Similarly, in an established provider, the internal mechanisms for governance, accountability and quality assurance encompassed by Domains 5 and 6 should produce significant evidence of compliance with the overall Standards in the ordinary course of managing and monitoring the provider’s affairs. The evidence produced in meeting the overarching Standards of Domains 5 and 6 as part of internal monitoring offers significant opportunities for TEQSA (and for the higher education provider) to gain confidence in the provider’s operations. The more we can be confident that an established provider is effectively reviewing its own operations and taking actions to correct variations in quality and implement improvements, the less we need will have to undertake further investigation. We can confine investigations to undertaking a secondary review of the outputs of the provider’s own reviews, where these are comprehensive and reliable, and externally validated.
The Standards also differ in the types of evidence required to demonstrate that they have been met. In some cases, the evidence required will be straightforward (e.g. a state of affairs exists or it does not) while in other cases judgment will be required (e.g. the appropriateness of a set of learning outcomes). In the case of judgments, we may refer to authoritative views put by the provider and/or draw on the opinions of others e.g. an external expert, especially where academic judgment is required.
Appropriateness and effectiveness of a provider’s approaches
Where Standards statements specify the existence of a policy and/or procedure, it is implied that such a policy or procedure should be fit for its intended purpose and effective in its implementation. This avoids multiple repetitious references to appropriateness and effectiveness of individual policies/procedures throughout the Standards. However, the intent of fitness for and achievement of an intended purpose remains, whether or not it is stated explicitly, and we will want to see relevant evidence that a provider’s approaches not only exist but are appropriate to their purpose and effective in achieving that purpose. For example, if a provider uses course advisory committees to gather external input into course design, we will want to see that such external advice is indeed gathered and considered in the design of the course. Similarly, if a review is undertaken of an aspect of a provider’s operations, e.g. of a course of study, we will expect to see the findings of the review considered and actions arising in response.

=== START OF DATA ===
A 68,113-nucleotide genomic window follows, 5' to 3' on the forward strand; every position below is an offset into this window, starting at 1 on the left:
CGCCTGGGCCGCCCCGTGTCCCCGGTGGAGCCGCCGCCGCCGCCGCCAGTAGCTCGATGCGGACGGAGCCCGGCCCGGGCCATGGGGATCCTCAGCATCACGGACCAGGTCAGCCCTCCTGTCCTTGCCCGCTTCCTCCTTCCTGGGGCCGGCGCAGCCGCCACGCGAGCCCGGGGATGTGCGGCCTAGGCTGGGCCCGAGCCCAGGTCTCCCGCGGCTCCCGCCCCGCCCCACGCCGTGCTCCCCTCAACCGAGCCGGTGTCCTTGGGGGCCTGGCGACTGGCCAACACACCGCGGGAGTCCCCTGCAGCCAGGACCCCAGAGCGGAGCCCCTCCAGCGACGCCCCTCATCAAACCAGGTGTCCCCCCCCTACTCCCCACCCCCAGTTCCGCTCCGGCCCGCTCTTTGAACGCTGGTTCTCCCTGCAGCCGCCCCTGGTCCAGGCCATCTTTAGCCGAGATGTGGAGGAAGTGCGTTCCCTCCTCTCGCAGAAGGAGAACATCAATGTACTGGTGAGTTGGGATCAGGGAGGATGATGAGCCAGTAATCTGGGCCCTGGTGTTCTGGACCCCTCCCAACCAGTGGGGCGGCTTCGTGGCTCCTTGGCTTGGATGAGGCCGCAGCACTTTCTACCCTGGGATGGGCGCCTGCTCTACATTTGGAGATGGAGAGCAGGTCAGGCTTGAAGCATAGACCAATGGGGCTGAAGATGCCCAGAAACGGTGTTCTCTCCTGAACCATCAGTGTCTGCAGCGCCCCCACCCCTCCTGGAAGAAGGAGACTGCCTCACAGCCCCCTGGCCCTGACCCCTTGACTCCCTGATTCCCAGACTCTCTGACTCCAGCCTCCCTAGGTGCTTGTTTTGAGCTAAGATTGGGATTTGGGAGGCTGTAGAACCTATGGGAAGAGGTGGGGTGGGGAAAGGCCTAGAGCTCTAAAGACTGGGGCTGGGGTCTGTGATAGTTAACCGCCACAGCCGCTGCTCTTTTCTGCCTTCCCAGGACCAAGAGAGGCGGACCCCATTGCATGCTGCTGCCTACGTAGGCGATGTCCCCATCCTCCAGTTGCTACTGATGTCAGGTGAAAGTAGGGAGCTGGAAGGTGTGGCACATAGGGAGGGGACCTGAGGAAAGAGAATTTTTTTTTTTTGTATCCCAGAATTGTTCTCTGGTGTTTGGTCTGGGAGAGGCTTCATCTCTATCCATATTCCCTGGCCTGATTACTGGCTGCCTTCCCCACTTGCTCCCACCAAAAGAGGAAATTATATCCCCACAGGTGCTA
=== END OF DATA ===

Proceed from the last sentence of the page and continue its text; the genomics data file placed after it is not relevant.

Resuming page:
References to peer review in Standards
Various Standards in the HES Framework contemplate external referencing, benchmarking and other forms of external review, including peer review. Where peer review is expressed or implied, it is intended as peer review initiated by the provider for internal quality assurance purposes, rather than peer review processes that may be initiated or conducted by TEQSA or another external body, such as a professional accrediting body. External review of a course does not remove the need for providers to undertake their own rigorous review with external input.
For some Sections of the Standards, we have suggested ‘Reference points’ in this overview. Reference points are significant codes or frameworks that may be helpful to higher education providers in considering how particular Standards may be met or demonstrated. The items listed as Reference points are generally developed and maintained by peak national bodies and agencies. Use of Reference points by higher education providers is not mandatory; neither the Standards nor TEQSA require a provider to consult the Reference points or to comply with practices advocated within the Reference ;oints in general (however some requirements may otherwise be mandatory, within for example the Australian Qualifications Framework (AQF) or the National Code of Practice for Registration Authorities and Providers of Education and Training to Overseas Students 2017 (National Code 2017).
However, in recommending the Reference points, we believe they contain material that is likely to benefit all providers in considering how they might address related Standards. Reference points are intended to augment other resources developed for providers such as our guidance notes. Various materials that may be suitable as Reference points may also be available to individual providers by virtue of their membership of professional bodies or the like. Reference points are only recommended if they are available in the public domain.
Meaning of ‘staff’
Some of the Standards refer to ‘staff’. For the purpose of regulation, TEQSA takes ‘staff’ to mean people carrying out roles that are relevant to the meaning of the Standard, even if the people concerned are not actually an employee of the provider e.g. an honorary sessional teacher, or workplace supervisors with responsibilities to the provider.
Explanations of terms
Terms or concepts that have specialised or particular meanings in the HES Framework are explained in the Glossary of terms in Part A of the HES Framework.